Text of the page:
Continuing the Series of Communication Skills (Part 2), we discuss “Effective Communication”. Communication is the process of sending messages to other people. A good communicator must understand the function and purpose of communication. The function of communication is to entertain, inform something, educate and persuade or influence other people to do something. While the purpose of communication is to change opinions, change attitudes, change individual behavior and finally change people’s behavior. The most difficult function and goal in the communication process is to persuade a group of people to change their behavior. An example is in the early days of the COVID-19 pandemic where the government was trying to enforce health protocols and socialize the use of masks in the community. All the information submitted by the government flooded the public space and went through a process of changing public opinion and finally people started wearing masks.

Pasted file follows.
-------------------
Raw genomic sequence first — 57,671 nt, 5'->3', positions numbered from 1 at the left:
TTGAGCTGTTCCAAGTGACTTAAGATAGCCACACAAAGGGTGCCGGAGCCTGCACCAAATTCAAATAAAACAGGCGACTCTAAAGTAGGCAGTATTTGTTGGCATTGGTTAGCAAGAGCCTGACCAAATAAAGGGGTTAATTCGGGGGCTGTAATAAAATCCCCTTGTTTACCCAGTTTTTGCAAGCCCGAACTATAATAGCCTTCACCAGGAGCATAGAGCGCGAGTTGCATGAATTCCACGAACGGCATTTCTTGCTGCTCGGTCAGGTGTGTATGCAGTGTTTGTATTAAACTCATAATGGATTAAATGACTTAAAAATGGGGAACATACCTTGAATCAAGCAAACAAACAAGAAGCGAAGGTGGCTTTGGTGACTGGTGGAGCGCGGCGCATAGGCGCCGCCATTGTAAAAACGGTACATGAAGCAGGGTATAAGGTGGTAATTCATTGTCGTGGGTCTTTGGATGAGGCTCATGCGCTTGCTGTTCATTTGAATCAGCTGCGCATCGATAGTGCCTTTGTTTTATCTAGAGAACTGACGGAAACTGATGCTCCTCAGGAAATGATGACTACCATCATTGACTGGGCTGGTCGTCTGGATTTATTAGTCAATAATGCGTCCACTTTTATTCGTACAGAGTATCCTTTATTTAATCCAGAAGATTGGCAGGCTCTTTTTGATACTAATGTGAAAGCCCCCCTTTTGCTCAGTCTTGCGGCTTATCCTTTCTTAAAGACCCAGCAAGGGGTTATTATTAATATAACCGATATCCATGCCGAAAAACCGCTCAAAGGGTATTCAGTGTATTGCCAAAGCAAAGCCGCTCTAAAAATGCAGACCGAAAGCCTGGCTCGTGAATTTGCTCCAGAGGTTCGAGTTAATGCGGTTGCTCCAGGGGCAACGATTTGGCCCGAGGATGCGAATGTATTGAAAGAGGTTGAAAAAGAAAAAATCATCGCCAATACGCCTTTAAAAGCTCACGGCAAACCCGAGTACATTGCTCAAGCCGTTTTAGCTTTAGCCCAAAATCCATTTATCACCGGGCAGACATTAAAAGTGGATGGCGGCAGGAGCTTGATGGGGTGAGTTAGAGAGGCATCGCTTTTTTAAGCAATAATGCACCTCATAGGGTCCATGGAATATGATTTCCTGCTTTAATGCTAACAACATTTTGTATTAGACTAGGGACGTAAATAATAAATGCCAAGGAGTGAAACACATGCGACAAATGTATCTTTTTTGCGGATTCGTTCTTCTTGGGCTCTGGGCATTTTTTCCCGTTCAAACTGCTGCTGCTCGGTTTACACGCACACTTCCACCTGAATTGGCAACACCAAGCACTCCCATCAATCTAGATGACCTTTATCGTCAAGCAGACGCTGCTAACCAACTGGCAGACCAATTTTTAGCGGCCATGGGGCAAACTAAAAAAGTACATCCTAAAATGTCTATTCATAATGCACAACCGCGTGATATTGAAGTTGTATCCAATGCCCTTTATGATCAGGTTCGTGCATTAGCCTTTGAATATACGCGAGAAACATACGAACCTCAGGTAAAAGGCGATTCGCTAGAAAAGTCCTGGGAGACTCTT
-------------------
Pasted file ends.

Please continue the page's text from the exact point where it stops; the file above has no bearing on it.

An important component of the communication process is the message. Messages can contain science, entertainment, information, advice or propaganda. Based on the character, communication is divided into two: verbal and non-verbal. Messages are conveyed by verbal communication in the form of written or spoken, using language and words. While non-verbal, messages are conveyed in the form of touch, object communication, body movements, chronemics, proxemics, vocals/paralanguage and olfaction. Effective communication considers the message to be transferred to others. An effective message has 7C characteristics: Clear, Concise, Concrete, Correct, Coherent, Complete and Courteous.
Communicators must have several requirements to create effective communication: must be trustworthy, have attractiveness, have the power to regulate the communication process and demonstrate expertise. In addition, communicators must be able to develop the REACH formula (Respect, Empathic, Audible, Clarity and Humble). In the end, effective communication is a combination of delivering messages that are “good to hear” and “nice to look at”.